COVID-19 diagnosis linked to more bleeding, worse outcomes in stroke treatments

brain stroke
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People with a COVID-19 infection who have an ischemic stroke may be more likely to have bleeding in their brain and worse outcomes during stroke treatments to restore blood flow than people without COVID-19, according to a new study published in the November 9, 2022, online issue of Neurology, the medical journal of the American Academy of Neurology. An ischemic stroke is caused by a blockage of blood flow to the brain and is the most common type of stroke.

"While we know that COVID-19 may affect a person's health in many ways, not much is known about the safety and effectiveness of treatments to restore flow for those who have had an ischemic ," said study author João Pedro Marto, MD, of Hospital Egas Moniz in Lisbon, Portugal. "Our study found that people who had an ischemic stroke and COVID-19 had higher rates of brain bleeding and were more likely to have worse outcomes, including death, than those without COVID-19."

The study involved 15,128 people with an average age of 72 from 30 countries across five continents who had an ischemic stroke. All had treatments to restore blood flow. Of the total, 5,848 people, or 39%, received intravenous thrombolysis treatments, which are injections of clot-busting drugs, only. The other 9,280 people, or 61%, received endovascular treatments, which can include using a stent to remove a clot, or both methods. Of the total participants, 853, or 6%, had COVID-19.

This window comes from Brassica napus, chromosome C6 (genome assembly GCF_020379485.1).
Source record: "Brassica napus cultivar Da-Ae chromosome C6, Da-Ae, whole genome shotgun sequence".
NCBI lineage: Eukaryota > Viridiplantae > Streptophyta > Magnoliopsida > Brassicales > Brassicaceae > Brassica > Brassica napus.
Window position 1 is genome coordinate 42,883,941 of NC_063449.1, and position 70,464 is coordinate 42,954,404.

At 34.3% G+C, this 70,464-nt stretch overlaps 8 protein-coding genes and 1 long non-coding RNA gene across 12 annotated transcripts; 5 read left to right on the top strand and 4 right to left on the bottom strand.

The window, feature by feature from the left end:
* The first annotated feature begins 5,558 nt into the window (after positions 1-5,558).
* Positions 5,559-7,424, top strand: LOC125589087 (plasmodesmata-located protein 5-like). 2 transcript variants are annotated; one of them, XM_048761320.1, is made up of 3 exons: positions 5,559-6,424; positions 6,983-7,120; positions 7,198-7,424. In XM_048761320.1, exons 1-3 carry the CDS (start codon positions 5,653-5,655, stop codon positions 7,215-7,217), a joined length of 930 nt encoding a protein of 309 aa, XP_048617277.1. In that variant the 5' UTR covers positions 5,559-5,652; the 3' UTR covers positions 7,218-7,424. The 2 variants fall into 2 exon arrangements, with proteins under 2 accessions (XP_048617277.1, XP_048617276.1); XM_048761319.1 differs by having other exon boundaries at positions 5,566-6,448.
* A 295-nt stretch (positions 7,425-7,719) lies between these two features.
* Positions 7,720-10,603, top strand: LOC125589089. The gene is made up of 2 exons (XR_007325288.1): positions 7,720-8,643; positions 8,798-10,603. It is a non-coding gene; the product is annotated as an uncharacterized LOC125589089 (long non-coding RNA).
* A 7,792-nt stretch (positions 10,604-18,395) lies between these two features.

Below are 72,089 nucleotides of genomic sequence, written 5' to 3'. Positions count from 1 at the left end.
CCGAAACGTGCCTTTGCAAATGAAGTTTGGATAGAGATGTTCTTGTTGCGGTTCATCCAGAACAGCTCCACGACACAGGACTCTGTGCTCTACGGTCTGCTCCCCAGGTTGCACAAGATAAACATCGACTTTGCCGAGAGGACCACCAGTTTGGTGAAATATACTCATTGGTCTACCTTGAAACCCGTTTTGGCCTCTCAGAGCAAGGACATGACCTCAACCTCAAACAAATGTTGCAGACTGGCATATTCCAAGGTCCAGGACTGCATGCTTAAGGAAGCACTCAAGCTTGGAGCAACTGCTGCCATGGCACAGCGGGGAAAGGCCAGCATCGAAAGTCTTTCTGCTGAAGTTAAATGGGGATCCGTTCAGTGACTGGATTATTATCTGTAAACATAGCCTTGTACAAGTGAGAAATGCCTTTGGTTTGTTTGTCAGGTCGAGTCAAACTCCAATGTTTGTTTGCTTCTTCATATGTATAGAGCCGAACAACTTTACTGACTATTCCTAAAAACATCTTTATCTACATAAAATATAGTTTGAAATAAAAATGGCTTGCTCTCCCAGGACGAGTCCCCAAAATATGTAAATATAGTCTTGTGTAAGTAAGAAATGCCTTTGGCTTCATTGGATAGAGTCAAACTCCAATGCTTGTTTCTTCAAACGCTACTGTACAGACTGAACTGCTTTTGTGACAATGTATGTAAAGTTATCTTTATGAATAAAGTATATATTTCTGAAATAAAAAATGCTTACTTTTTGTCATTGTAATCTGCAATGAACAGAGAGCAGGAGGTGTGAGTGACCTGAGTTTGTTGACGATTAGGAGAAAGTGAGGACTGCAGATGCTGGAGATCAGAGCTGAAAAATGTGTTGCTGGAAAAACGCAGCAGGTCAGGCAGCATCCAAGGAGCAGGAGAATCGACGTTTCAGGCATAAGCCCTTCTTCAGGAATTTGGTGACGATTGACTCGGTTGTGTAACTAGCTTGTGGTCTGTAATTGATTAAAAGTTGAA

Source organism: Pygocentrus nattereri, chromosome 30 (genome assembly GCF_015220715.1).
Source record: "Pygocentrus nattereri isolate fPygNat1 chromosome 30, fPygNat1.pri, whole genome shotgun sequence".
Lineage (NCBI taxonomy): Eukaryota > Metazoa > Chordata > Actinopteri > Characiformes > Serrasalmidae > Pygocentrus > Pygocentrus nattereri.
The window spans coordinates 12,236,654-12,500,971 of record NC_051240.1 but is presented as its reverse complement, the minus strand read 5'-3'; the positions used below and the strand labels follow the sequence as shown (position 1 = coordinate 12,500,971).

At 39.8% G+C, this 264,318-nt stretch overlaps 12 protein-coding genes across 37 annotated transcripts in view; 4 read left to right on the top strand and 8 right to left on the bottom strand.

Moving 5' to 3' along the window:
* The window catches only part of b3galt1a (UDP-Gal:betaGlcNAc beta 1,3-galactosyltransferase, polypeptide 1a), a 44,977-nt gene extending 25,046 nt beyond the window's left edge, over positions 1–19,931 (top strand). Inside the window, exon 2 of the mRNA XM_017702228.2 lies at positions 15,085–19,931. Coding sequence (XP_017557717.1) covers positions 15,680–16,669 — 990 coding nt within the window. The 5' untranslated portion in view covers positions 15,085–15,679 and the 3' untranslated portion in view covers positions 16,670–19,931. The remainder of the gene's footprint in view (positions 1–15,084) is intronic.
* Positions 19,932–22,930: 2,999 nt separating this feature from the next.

Researchers looked at how often people had two types of complications: , which is a type of bleeding within the brain; and , which is bleeding between the brain and the membrane that covers it.

When comparing people with COVID-19 to those without, 9% had intracerebral hemorrhage compared to 5%, 4% had subarachnoid hemorrhage compared to 2%, and 10% had both complications compared to 6%.

After adjusting for factors such as age, sex and , researchers found that people with COVID-19 had a 53% higher risk of intracerebral hemorrhage compared to people without COVID-19. Those who had COVID-19 also had an 80% higher risk of subarachnoid hemorrhage compared to those without COVID-19. When looking at both complications combined, people with COVID-19 had a 56% higher risk compared with people without COVID-19.

Researchers also found that those with COVID-19 were more than twice as likely to die within 24 hours after stroke treatment compared to people without COVID-19. They were also 88% more likely to die within three months.

"While our study found a higher rate of bleeds in people with COVID-19, the number of people who experienced complications was still small," said Marto. "We believe treatments to restore remain beneficial to people with and COVID-19 and suggest they continue to be given as quickly as possible using current treatment recommendations. Our findings can be taken into consideration for treatment decisions and monitoring people after stroke."

A limitation of the study is that researchers were not able to collect data on the specific virus variants, which could have influenced the results.

More information: João Pedro Marto et al, Safety and Outcome of Revascularization Treatment in Patients With Acute Ischemic Stroke and COVID-19: The Global COVID-19 Stroke Registry, Neurology (2022). DOI: 10.1212/WNL.0000000000201537

Journal information: Neurology

Citation: COVID-19 diagnosis linked to more bleeding, worse outcomes in stroke treatments (2022, November 10) retrieved 2 October 2023 from
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